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Hyperhidrosis - Unusual, Excessive or Abnormal Sweating
Call for Special Pricing for Hyperhidrosis
Sweat glands in patients with hyperhidrosis are no different from those in normal patients, nor is there an increase in the number or size of glands. The condition is caused by hyper-function of the sweat glands.
In the hyperhidrosis sufferer, sweat glands appear to overreact to stimuli and may also be generally overactive, producing more sweat than is necessary.
Areas of the body typically affected by hyperhidrosis:
Hyperhidrosis appears to run in families, but little else is known about its exact causes.
Often considered the "first line" of treatment for severe underarm sweating, over-the-counter and prescription antiperspirants work by blocking sweat ducts, thereby reducing the amount of perspiration that reaches the skin. The most widely used ingredients in antiperspirants are metallic salts, including aluminum chloride hexahydrate. Antiperspirants can cause skin irritation, and higher concentrations of aluminum chloride can be destructive to fabrics.
Deodorants help control body odor, which is caused by a reaction between bacteria and sweat. The deodorants work by making the skin more acidic, and hence less attractive to bacteria. They are often used in combination with antiperspirants to help control sweating in addition to odor.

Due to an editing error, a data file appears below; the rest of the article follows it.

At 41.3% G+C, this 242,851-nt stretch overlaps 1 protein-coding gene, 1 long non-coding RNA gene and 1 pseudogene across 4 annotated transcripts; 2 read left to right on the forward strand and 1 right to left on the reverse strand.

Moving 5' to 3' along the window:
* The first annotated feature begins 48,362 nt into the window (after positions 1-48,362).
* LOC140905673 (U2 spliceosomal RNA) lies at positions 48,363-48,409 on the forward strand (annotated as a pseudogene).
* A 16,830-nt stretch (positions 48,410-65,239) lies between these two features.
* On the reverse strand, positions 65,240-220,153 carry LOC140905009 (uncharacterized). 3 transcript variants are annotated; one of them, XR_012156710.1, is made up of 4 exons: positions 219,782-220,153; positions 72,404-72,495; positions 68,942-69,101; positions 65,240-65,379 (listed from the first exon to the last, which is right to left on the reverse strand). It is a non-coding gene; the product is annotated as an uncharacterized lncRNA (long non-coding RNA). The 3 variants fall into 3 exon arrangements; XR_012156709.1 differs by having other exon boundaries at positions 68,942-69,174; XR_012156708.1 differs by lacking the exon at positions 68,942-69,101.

This procedure involves sending a small electrical current to the surface of the affected area while it is submerged in water. In general, treatments must be repeated 3-4 times per week. The procedure can be done at home using a home device. Although this procedure can be used for treating severe underarm sweating, it is usually more useful for controlling sweating in other areas of the body, such as the hands and feet.
A variety of surgical approaches have been used to treat severe sweating, but they are usually reserved for the most severe cases that do not respond to other treatments. One of the most common types of surgery used today for this condition is called endoscopic thoracic sympathectomy (ETS).
Herbal remedies such as sage tea or sage tablets, chamomile, valerian root, and St. John's wort, as well as biofeedback, acupuncture, hypnosis, and relaxation techniques, are sometimes suggested as treatments for excessive sweating. However, there is little research at this time to indicate the effectiveness of such treatments.
Every Day Tips
While only a doctor can prescribe or perform certain hyperhidrosis treatments, there are things you can do to help make excessive sweating less of a burden on your everyday life: